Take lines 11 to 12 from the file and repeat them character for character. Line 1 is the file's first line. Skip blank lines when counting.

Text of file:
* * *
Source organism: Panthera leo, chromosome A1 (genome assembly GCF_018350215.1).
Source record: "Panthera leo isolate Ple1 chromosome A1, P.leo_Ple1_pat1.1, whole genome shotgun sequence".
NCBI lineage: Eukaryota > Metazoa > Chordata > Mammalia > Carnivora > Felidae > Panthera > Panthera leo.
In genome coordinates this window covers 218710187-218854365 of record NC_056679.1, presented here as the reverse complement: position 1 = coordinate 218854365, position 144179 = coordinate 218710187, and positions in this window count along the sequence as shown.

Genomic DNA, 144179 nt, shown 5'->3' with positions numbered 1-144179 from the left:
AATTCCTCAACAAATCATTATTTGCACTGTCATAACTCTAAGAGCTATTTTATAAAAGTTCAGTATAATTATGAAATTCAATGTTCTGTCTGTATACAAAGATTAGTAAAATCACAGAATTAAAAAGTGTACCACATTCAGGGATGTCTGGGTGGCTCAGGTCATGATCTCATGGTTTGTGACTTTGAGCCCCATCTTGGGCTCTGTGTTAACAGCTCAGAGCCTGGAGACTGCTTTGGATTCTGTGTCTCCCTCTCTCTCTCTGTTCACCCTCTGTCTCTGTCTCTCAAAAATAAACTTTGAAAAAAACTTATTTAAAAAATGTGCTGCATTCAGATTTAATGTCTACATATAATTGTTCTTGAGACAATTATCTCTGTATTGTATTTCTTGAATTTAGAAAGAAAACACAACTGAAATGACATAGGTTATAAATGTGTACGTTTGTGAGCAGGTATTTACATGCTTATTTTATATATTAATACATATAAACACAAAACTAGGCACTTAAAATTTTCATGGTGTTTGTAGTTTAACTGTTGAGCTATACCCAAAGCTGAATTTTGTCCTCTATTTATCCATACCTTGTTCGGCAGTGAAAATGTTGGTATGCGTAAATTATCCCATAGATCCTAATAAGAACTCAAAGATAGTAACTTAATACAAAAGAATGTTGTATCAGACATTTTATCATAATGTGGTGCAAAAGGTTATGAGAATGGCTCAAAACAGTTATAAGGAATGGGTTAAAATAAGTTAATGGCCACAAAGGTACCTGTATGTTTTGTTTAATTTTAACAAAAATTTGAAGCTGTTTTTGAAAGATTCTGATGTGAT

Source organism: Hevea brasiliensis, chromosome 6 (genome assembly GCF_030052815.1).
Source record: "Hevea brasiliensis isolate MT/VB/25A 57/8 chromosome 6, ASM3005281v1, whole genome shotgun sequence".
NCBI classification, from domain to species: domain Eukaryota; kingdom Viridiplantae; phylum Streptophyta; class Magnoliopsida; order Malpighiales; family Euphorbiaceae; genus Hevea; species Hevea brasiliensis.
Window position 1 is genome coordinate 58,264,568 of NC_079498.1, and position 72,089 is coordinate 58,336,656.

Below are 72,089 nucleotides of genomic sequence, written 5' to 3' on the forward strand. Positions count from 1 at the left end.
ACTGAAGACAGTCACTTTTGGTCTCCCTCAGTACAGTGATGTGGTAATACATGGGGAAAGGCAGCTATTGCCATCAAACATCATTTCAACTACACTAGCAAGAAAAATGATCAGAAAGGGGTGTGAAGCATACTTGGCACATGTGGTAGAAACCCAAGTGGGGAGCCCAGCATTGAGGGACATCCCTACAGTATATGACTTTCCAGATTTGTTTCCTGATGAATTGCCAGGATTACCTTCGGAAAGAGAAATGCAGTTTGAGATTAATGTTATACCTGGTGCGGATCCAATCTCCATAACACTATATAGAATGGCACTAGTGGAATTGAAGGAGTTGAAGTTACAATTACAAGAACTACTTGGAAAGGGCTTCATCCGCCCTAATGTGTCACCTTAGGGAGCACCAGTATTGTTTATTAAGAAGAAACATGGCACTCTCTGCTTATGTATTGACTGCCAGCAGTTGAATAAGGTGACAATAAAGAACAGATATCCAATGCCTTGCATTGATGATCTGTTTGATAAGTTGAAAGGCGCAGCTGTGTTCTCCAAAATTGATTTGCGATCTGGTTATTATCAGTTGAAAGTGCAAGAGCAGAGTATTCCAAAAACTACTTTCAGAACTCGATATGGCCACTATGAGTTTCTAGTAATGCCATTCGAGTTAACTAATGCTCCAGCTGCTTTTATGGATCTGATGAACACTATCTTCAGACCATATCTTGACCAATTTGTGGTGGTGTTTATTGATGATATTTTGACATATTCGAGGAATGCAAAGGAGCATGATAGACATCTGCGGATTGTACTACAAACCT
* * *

Below are 72,089 nucleotides of genomic sequence, written 5' to 3' on the forward strand. Positions count from 1 at the left end.
ACTGAAGACAGTCACTTTTGGTCTCCCTCAGTACAGTGATGTGGTAATACATGGGGAAAGGCAGCTATTGCCATCAAACATCATTTCAACTACACTAGCAAGAAAAATGATCAGAAAGGGGTGTGAAGCATACTTGGCACATGTGGTAGAAACCCAAGTGGGGAGCCCAGCATTGAGGGACATCCCTACAGTATATGACTTTCCAGATTTGTTTCCTGATGAATTGCCAGGATTACCTTCGGAAAGAGAAATGCAGTTTGAGATTAATGTTATACCTGGTGCGGATCCAATCTCCATAACACTATATAGAATGGCACTAGTGGAATTGAAGGAGTTGAAGTTACAATTACAAGAACTACTTGGAAAGGGCTTCATCCGCCCTAATGTGTCACCTTAGGGAGCACCAGTATTGTTTATTAAGAAGAAACATGGCACTCTCTGCTTATGTATTGACTGCCAGCAGTTGAATAAGGTGACAATAAAGAACAGATATCCAATGCCTTGCATTGATGATCTGTTTGATAAGTTGAAAGGCGCAGCTGTGTTCTCCAAAATTGATTTGCGATCTGGTTATTATCAGTTGAAAGTGCAAGAGCAGAGTATTCCAAAAACTACTTTCAGAACTCGATATGGCCACTATGAGTTTCTAGTAATGCCATTCGAGTTAACTAATGCTCCAGCTGCTTTTATGGATCTGATGAACACTATCTTCAGACCATATCTTGACCAATTTGTGGTGGTGTTTATTGATGATATTTTGACATATTCGAGGAATGCAAAGGAGCATGATAGACATCTGCGGATTGTACTACAAACCT